The Foster School of Business surpassed Yale, NYU, UCLA, University of Virginia, and University of Texas, Austin to rank #15 in the U.S. and #3 among public schools in Bloomberg Businessweek’s 2017 Best Business School Ranking. The Foster School rose four spots from #19 last year based on competitive results in MBA job placement, earnings, employer opinion, and student satisfaction.
#1 for MBA employment outcomes
An impressive 98% of Foster MBA alumni were employed within three months of graduation, earning Foster #1 in job placement. Recruiters ranked Foster #11 of 85 schools for employer satisfaction, up from #12 last year.
“Thanks to extensive relationships with companies in Seattle and across the U.S., Foster MBA students can connect with corporate executives, build their experience through internships, and achieve outstanding career opportunities after graduation,” says Naomi Sanchez, assistant dean, MBA Career Management. Foster MBA graduates secured positions in technology, consulting, consumer products, health care, and financial services, earning an average salary of $111,847 and 75% received a signing bonus averaging more than $28,000.
According to Businessweek, Foster alumni earnings rose to a median of more than $157,000 within 6-8 years of graduation and nearly tripled when compared to their pre-degree salary levels.
MBA students touted program improvements
The most remarkable change in Foster’s ranking from 2016 occurred in the student survey results. “The rise in student satisfaction from #36 to #19 reflects the high level of student engagement in defining and constantly improving the Foster MBA experience as well as student confidence that school leaders are committed to investing in exciting program enhancements in the future,” notes Dan Poston, assistant dean for master’s programs. School leaders implemented several innovations to the Foster MBA in response to students’ recommendations, including new experiential learning opportunities, international projects, and the Foster Advantage—an intensive series that focuses on the latest topics in business.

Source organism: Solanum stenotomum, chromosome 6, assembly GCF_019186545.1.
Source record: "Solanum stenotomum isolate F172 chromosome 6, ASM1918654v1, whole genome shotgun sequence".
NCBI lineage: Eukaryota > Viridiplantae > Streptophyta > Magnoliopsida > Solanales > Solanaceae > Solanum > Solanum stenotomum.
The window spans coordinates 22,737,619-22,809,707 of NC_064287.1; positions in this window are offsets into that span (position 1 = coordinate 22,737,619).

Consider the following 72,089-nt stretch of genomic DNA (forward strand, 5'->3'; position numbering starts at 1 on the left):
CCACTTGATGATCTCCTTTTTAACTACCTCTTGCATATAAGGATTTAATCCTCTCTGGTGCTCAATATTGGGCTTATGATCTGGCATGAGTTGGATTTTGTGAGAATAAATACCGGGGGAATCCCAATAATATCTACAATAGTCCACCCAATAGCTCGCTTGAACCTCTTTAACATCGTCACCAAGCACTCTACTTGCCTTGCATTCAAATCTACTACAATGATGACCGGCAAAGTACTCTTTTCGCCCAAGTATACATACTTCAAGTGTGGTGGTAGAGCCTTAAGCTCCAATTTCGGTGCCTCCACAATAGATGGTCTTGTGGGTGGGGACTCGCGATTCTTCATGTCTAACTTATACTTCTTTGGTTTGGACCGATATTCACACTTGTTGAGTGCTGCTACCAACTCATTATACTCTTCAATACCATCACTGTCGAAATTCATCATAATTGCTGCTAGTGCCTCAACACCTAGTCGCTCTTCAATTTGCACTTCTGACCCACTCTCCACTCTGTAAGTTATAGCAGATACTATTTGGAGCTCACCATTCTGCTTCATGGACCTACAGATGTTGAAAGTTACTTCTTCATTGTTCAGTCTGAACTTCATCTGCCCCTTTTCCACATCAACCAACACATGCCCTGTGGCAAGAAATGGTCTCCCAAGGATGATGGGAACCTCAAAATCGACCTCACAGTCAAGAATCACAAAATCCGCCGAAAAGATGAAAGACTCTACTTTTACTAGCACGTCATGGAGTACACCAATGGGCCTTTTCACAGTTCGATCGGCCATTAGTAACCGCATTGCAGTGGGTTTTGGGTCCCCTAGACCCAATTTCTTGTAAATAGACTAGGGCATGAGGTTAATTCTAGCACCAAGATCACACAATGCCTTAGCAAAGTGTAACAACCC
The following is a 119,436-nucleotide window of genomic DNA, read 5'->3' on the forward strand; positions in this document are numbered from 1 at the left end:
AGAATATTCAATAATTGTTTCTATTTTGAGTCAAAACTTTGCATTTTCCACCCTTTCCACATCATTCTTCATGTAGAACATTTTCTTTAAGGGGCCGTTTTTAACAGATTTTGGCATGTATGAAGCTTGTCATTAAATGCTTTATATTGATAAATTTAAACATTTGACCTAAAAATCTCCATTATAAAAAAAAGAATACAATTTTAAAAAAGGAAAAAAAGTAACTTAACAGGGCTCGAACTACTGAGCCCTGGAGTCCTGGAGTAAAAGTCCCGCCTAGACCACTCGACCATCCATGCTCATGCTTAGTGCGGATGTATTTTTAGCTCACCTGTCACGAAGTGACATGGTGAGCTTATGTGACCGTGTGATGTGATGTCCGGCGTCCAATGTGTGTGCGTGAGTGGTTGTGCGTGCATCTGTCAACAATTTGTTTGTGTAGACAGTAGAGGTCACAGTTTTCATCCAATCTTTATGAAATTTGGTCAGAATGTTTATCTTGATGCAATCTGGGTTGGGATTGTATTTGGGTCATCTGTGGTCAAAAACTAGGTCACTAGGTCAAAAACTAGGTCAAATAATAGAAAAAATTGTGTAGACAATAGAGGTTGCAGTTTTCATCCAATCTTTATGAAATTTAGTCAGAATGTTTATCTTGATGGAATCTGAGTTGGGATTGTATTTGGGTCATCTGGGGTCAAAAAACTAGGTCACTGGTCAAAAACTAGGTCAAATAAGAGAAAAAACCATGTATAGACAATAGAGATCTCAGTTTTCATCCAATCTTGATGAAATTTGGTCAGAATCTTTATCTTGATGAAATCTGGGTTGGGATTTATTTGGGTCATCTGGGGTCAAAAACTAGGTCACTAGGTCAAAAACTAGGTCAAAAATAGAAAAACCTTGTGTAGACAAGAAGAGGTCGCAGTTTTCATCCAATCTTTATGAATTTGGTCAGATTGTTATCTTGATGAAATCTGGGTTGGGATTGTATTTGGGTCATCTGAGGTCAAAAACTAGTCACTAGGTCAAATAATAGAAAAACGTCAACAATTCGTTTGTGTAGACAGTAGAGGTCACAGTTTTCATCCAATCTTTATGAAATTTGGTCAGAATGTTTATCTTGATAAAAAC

A rapid ascent in the Businessweek rankings
Among the top 40 schools, the Foster School has experienced the most dramatic upward mobility, moving up 22 spots in just four years. That momentum accelerated in 2015 when Businessweek changed its methodology to place greater weight on career results, adding job placement, salary, and alumni advancement to its employer and student opinion metrics. Now ranked #3 of top public business schools, Foster moved past #17 University of Virginia (Darden), #19 University of California, Los Angeles (Anderson), #20 University of Texas, Austin (McCombs), and #24 University of North Carolina (Kenan-Flagler) in 2017.
Return on investment – high salaries and low debt
Foster MBA alumni also carry the lightest debt of the top schools. Average debt levels have reached more than $120,000 at several top MBA programs, but Foster graduates started at competitive salaries with an average debt of only $32,047.